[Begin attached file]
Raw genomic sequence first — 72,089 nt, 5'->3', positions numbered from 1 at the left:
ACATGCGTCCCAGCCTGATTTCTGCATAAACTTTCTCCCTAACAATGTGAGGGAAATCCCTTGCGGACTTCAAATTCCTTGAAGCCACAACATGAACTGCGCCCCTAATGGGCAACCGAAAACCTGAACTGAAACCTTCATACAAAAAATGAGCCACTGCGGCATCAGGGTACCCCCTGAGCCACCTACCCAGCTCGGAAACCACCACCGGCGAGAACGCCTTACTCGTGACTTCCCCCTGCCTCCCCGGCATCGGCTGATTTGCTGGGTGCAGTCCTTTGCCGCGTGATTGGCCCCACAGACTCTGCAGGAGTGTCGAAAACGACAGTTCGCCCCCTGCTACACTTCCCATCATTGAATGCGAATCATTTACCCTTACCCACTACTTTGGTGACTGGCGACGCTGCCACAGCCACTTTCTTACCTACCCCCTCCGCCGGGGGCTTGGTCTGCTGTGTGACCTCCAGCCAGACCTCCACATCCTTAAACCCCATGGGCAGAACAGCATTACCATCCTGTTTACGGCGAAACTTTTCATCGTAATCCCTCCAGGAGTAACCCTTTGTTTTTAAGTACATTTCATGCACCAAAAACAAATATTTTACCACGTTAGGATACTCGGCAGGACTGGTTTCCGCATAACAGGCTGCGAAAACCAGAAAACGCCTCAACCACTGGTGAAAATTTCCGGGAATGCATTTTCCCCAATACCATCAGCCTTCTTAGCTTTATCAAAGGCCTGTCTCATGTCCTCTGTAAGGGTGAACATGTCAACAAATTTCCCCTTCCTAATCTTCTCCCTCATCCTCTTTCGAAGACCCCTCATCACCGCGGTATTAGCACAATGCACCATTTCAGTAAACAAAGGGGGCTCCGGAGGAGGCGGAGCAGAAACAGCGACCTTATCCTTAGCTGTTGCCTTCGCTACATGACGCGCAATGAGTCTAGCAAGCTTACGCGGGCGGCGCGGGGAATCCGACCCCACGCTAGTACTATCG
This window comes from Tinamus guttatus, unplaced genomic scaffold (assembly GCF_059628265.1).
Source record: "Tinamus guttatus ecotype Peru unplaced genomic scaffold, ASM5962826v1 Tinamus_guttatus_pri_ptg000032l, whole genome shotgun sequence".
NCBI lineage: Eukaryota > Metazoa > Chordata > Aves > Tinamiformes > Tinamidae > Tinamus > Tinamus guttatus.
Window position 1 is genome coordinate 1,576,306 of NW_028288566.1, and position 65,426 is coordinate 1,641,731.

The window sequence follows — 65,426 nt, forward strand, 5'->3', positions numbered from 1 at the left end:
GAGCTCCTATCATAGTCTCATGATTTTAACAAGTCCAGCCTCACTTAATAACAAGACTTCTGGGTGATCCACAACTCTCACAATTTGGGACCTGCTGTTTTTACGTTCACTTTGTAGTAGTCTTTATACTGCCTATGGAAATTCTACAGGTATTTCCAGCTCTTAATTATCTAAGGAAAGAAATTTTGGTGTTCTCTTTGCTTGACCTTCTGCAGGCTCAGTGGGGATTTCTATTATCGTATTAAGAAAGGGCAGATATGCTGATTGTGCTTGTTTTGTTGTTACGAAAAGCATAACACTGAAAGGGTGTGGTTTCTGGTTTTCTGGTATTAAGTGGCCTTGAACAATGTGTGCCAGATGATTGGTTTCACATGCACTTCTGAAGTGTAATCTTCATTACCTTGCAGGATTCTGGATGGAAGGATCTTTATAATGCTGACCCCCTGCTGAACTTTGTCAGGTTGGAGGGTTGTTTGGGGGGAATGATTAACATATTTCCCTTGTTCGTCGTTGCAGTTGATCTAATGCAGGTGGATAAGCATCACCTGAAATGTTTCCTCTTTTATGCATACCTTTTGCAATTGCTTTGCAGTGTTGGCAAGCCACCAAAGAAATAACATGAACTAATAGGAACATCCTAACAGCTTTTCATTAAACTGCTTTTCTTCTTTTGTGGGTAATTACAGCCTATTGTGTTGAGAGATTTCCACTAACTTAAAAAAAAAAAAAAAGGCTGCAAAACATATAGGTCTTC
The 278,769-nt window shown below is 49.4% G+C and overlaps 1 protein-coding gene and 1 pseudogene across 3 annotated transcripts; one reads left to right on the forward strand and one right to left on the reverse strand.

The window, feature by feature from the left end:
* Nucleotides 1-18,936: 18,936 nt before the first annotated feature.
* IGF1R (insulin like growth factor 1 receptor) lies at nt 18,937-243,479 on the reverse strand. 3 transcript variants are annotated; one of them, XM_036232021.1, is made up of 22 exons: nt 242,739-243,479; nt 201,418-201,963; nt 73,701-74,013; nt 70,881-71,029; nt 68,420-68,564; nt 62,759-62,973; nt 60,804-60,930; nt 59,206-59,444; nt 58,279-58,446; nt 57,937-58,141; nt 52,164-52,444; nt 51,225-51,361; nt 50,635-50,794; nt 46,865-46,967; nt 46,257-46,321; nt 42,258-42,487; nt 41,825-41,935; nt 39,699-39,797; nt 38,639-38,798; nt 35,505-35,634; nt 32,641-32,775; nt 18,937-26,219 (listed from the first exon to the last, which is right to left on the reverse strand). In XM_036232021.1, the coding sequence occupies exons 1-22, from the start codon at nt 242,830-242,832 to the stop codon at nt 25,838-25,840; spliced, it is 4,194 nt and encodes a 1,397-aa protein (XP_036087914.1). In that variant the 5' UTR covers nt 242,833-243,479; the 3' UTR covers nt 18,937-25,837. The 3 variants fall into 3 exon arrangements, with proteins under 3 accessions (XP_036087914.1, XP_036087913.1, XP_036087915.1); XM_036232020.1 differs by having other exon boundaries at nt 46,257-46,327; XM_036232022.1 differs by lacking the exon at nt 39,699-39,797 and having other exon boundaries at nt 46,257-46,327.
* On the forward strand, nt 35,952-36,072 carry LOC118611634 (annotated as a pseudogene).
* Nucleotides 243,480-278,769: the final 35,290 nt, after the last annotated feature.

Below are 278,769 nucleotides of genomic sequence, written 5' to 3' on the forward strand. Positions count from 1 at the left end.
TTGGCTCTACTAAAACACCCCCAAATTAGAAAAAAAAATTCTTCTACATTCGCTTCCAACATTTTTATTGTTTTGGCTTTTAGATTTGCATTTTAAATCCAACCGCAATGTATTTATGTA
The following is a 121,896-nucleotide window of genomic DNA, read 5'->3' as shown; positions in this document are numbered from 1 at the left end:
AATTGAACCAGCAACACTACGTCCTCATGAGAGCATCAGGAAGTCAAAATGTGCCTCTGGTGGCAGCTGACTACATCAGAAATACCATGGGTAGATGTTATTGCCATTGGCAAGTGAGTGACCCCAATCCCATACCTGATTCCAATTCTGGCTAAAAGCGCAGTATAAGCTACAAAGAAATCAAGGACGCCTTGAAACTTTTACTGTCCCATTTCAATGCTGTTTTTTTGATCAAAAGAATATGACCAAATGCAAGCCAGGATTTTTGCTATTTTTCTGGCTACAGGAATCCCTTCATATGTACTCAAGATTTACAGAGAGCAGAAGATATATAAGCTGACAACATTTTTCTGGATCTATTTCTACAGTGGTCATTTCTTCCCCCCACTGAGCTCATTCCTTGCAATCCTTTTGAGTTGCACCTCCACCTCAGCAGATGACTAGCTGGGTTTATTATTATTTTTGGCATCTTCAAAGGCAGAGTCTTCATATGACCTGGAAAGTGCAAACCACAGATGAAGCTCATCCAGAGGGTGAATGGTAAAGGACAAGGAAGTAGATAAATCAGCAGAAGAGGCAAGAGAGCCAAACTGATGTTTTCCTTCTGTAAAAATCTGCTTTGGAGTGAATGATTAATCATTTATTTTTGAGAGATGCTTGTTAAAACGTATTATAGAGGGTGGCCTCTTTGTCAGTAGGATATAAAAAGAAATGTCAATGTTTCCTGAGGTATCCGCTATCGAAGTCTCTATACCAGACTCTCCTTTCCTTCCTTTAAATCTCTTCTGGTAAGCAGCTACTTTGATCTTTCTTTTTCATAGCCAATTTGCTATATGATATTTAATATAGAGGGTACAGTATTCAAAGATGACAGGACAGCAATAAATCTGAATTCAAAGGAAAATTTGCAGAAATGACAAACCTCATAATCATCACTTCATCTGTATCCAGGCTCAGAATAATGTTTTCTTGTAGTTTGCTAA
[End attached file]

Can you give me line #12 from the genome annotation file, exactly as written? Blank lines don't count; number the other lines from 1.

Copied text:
* IGF1R (insulin like growth factor 1 receptor) lies at nt 18,937-243,479 on the reverse strand. 3 transcript variants are annotated; one of them, XM_036232021.1, is made up of 22 exons: nt 242,739-243,479; nt 201,418-201,963; nt 73,701-74,013; nt 70,881-71,029; nt 68,420-68,564; nt 62,759-62,973; nt 60,804-60,930; nt 59,206-59,444; nt 58,279-58,446; nt 57,937-58,141; nt 52,164-52,444; nt 51,225-51,361; nt 50,635-50,794; nt 46,865-46,967; nt 46,257-46,321; nt 42,258-42,487; nt 41,825-41,935; nt 39,699-39,797; nt 38,639-38,798; nt 35,505-35,634; nt 32,641-32,775; nt 18,937-26,219 (listed from the first exon to the last, which is right to left on the reverse strand). In XM_036232021.1, the coding sequence occupies exons 1-22, from the start codon at nt 242,830-242,832 to the stop codon at nt 25,838-25,840; spliced, it is 4,194 nt and encodes a 1,397-aa protein (XP_036087914.1). In that variant the 5' UTR covers nt 242,833-243,479; the 3' UTR covers nt 18,937-25,837. The 3 variants fall into 3 exon arrangements, with proteins under 3 accessions (XP_036087914.1, XP_036087913.1, XP_036087915.1); XM_036232020.1 differs by having other exon boundaries at nt 46,257-46,327; XM_036232022.1 differs by lacking the exon at nt 39,699-39,797 and having other exon boundaries at nt 46,257-46,327.